I got two messages yesterday within five minutes of each other that illustrate the dichotomies of web 2.0 and its impact on how I see the 24 Hour Museum’s work as a publisher.
The first was the regular email from the grandfather of web advice Jacob Nielson. I remember when I first brought his book on web design in 1996, I read it from cover to cover and realised that despite being full of what now seems like the bleeding obvious, it was clearly good stuff and still is.
His latest opinion piece was called Web 2.0 ‘distracts good design’ and even got a write up on the BBC. Basically, it takes the view that a lot of all this web 2.0 stuff is a bit of a bandwagon that everyone is jumping on, focussing on UGC, mash-ups and participation before achieving any real stabitily of a core website with good accessible content.
The second message was about the Culture 2.0, international conference in Amsterdam, whose keynote is Charles Leadbeater talking about his new book ‘we think’.
Charles is an antidote to Nielson. A technology optimist who is clearly making his living pondering and exploring the sociological implications of all this new web stuff and its impact on culture (nice idea hey …?).
He has published what he calls the first reader editing book –‘We Think’. He says the basic idea is simple, creativity is collaborative and all the web 2.0 sites are expanding the opportunities for people to participate online. He says “what is striking about Wikipedia, Linux, Second Life, Youtube and many more is the way they take familiar ingredients and combine them to allow people to collaborate creatively at mass scale.”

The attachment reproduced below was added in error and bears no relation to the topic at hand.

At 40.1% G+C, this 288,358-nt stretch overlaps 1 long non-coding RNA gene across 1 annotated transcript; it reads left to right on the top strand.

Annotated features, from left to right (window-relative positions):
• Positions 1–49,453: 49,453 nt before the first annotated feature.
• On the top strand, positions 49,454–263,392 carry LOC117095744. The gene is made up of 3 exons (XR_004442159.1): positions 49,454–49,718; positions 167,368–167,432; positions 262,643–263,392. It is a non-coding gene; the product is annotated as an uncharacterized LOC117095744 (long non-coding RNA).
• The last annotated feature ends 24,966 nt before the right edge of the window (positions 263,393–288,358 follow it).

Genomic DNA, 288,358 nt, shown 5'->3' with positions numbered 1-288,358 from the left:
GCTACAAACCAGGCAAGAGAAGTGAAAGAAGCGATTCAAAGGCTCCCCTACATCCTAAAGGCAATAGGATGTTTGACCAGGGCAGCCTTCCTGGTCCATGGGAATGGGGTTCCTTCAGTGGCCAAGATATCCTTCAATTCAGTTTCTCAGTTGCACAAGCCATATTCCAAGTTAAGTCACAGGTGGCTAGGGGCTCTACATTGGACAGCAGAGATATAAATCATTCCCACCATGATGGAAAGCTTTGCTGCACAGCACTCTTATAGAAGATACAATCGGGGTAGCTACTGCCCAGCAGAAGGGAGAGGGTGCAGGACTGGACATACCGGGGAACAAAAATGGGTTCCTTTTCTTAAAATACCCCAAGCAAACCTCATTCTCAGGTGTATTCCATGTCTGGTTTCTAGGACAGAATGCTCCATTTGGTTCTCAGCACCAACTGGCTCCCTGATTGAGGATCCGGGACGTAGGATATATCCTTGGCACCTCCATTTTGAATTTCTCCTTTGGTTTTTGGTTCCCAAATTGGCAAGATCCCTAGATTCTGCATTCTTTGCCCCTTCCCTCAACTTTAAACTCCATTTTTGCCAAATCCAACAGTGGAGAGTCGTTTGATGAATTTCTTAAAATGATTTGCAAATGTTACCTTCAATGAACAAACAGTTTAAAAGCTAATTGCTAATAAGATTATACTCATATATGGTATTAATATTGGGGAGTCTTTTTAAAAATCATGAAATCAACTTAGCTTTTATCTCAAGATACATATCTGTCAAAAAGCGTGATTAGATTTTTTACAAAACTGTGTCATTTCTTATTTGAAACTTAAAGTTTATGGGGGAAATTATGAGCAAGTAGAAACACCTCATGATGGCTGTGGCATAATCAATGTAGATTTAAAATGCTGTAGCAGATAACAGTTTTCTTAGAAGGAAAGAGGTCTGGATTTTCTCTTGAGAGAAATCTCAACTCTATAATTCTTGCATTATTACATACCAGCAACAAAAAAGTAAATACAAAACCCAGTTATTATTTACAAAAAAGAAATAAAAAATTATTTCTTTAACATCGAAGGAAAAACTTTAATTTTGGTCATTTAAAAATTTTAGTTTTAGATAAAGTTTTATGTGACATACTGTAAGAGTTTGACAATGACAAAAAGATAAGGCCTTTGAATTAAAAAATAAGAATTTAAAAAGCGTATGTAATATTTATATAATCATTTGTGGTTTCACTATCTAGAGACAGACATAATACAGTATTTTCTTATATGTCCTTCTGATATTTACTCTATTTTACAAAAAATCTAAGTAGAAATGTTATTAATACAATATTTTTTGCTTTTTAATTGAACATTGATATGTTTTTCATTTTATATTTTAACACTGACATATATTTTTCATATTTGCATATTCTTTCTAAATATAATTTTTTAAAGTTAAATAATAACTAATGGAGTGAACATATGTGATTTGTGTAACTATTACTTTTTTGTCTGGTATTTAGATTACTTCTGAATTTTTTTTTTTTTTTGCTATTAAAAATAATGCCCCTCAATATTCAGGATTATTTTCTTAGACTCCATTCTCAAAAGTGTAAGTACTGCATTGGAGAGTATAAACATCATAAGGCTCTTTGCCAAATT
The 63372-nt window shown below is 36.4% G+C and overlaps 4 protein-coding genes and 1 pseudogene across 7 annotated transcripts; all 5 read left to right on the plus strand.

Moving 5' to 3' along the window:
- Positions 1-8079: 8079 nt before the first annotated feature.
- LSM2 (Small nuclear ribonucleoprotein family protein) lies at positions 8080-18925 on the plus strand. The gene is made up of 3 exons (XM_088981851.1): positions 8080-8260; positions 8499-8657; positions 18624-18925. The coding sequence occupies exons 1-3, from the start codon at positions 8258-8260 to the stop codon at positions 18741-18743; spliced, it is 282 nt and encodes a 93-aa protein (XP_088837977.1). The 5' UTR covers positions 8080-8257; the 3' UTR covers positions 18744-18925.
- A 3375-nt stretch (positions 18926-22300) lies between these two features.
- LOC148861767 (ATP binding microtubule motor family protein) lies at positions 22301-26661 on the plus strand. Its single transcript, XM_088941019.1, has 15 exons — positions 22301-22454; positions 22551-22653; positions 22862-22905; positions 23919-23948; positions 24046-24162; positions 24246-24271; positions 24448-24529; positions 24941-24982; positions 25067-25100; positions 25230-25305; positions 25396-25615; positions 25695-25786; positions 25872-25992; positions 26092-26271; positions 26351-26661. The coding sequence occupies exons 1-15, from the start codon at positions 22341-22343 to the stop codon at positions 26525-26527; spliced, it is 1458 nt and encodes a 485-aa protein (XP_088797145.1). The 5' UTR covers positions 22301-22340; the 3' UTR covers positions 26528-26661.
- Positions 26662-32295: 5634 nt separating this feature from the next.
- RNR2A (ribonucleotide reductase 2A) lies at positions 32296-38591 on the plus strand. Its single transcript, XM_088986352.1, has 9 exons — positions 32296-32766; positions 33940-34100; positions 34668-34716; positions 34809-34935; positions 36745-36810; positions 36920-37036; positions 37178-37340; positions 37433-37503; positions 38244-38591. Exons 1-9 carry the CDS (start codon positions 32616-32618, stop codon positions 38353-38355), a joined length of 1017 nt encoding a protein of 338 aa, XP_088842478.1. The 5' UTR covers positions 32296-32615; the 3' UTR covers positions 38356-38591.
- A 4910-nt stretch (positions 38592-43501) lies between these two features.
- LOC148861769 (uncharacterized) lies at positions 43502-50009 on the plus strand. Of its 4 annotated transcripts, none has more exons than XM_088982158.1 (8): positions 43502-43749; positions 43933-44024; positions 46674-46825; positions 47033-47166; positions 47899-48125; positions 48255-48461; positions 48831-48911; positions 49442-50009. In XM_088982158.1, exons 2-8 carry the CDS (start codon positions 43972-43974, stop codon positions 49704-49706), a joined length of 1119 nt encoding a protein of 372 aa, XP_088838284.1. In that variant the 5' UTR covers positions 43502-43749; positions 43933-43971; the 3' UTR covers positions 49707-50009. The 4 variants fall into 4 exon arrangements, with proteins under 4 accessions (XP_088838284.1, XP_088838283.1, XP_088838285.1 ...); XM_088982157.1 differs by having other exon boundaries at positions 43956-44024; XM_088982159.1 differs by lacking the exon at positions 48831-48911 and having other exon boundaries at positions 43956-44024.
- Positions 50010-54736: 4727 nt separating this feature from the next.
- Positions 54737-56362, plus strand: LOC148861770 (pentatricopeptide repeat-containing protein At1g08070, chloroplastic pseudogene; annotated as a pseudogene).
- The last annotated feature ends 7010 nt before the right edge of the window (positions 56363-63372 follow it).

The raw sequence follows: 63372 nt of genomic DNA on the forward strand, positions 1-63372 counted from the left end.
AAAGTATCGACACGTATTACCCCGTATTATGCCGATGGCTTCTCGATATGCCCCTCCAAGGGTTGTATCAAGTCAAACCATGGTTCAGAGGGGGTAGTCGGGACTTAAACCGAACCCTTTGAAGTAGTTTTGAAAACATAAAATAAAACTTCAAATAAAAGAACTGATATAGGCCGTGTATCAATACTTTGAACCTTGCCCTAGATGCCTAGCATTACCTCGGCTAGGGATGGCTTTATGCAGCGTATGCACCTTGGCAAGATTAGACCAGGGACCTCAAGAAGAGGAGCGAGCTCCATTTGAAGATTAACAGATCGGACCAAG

Well, none of this is new for me but I know that it is for many in the sector I work in who are still grappling with the worry that if they have a website it will mean less real visitors – the cultural equivalent of thinking if you make new friends, it means that your old friends won’t like you – e.g. naive.
I actually liked his idea of a collaborative book because the book is actually about creativity and collaboration. Nice circular referencing. But the comments at the end of a guardian article also ring true and despite being a bit snotty, I kind of agree with.
If fact, I think the truth lies in both Nielson’s reflections and Charlie’s ‘everyone as author’ ideas.
I believe there is definitely something new happening online but it’s for *some* people, in some sites – and youtube, twitter, flickr etc. are testimony to that. But Nielson is also right that for the other online services (most of which are things that reflect something in the real world) they absolutely do need to be focussed, user friendly and well written.
I lesson for the 24 Hour Museum I believe is to do both.